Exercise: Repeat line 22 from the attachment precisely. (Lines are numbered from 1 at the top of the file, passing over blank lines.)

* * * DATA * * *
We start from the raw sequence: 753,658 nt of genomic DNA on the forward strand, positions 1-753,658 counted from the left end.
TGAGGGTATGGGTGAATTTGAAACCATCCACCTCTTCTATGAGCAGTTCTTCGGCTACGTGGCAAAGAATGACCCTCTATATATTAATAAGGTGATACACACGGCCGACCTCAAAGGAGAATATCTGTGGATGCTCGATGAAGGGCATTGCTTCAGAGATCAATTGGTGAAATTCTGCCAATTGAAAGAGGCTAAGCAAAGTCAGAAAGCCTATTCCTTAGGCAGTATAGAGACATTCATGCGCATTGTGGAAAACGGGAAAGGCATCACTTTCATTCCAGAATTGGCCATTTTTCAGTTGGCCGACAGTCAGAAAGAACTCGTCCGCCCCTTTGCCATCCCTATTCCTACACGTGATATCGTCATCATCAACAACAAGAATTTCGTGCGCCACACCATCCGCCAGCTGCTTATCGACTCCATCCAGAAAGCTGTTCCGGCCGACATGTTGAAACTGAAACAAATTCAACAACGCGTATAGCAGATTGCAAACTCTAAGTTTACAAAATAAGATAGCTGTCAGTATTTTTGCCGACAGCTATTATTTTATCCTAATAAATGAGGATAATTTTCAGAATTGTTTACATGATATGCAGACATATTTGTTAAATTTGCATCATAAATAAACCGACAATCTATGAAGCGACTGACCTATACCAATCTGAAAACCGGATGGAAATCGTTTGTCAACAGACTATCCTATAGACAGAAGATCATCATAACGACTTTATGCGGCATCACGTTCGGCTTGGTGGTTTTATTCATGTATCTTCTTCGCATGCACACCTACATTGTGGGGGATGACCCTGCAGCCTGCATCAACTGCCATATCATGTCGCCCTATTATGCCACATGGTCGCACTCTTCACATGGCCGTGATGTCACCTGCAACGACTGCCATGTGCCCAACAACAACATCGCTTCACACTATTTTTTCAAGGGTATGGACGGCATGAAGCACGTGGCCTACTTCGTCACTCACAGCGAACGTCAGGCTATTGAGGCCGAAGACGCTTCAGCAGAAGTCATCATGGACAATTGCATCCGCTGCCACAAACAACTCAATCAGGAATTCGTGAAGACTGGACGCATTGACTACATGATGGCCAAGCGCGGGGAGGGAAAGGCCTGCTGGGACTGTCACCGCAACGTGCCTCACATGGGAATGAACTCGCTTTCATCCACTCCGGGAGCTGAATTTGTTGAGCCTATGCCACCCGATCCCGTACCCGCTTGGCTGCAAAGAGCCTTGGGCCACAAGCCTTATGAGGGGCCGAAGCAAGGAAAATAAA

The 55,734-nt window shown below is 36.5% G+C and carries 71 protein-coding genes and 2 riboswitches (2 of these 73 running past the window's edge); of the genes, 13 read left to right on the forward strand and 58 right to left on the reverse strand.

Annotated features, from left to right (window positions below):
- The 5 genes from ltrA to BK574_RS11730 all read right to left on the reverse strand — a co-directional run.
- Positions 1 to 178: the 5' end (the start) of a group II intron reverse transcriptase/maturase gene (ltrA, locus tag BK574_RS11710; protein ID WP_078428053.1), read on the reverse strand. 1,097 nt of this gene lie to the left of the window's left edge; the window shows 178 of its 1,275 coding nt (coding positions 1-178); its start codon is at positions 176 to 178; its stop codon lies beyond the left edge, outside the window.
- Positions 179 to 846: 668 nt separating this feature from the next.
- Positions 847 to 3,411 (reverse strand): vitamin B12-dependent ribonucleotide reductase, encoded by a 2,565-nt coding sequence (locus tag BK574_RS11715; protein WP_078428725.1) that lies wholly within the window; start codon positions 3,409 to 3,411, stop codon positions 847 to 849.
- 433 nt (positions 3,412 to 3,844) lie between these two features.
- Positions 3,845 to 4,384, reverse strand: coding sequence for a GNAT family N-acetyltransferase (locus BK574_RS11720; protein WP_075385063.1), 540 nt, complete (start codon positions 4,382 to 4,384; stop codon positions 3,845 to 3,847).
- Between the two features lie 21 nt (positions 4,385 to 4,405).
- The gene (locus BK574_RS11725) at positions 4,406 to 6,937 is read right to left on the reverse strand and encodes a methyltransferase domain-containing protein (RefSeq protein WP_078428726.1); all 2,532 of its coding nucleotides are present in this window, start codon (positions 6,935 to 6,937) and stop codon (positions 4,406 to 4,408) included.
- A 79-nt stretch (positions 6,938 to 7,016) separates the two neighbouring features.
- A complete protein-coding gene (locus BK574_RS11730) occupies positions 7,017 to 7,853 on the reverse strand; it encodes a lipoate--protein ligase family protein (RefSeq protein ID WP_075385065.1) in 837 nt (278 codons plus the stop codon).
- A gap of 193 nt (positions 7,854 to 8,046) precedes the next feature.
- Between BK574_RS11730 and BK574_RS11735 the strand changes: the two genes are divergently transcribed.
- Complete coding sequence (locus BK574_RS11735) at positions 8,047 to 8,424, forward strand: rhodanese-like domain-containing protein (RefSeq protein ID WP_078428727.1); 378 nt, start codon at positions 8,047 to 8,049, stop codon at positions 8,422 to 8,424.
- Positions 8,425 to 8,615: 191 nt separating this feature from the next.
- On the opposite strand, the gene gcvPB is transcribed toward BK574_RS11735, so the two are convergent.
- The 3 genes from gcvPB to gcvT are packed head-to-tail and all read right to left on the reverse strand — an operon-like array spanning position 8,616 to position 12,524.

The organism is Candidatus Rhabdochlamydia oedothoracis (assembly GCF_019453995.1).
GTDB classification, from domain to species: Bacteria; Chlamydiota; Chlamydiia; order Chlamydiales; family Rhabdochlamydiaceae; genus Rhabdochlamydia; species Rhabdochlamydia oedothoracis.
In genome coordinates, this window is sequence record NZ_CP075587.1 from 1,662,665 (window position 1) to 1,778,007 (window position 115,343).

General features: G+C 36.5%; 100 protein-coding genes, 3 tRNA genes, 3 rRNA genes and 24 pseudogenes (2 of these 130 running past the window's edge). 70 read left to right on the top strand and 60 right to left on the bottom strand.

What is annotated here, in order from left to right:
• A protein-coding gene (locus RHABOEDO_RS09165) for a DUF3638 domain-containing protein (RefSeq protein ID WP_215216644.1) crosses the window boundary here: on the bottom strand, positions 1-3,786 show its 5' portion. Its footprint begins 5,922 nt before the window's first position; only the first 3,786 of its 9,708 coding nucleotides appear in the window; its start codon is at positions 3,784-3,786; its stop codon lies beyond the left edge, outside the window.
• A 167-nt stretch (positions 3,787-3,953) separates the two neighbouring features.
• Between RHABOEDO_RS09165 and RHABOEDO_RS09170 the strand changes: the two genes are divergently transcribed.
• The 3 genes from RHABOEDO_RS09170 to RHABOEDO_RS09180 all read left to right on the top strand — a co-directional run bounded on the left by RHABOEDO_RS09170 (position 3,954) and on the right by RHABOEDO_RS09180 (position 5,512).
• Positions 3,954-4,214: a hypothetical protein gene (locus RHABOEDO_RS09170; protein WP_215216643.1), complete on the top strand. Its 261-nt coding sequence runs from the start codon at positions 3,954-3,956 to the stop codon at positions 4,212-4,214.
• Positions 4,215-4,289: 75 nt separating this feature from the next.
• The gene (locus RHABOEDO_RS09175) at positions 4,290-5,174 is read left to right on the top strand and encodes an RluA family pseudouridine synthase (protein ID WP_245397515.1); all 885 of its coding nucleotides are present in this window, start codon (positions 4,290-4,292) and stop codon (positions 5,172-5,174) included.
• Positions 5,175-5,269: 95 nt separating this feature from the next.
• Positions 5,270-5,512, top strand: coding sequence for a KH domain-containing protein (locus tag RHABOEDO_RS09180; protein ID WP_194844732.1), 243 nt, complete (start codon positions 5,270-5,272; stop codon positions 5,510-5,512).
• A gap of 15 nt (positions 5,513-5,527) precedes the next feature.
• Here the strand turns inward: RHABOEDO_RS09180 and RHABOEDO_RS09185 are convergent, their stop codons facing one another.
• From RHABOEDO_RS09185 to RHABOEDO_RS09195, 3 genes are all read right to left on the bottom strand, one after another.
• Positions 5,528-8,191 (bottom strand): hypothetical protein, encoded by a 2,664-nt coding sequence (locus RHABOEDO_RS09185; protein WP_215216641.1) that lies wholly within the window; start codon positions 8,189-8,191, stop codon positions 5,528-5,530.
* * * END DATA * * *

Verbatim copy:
GTDB classification, from domain to species: Bacteria; Chlamydiota; Chlamydiia; order Chlamydiales; family Rhabdochlamydiaceae; genus Rhabdochlamydia; species Rhabdochlamydia oedothoracis.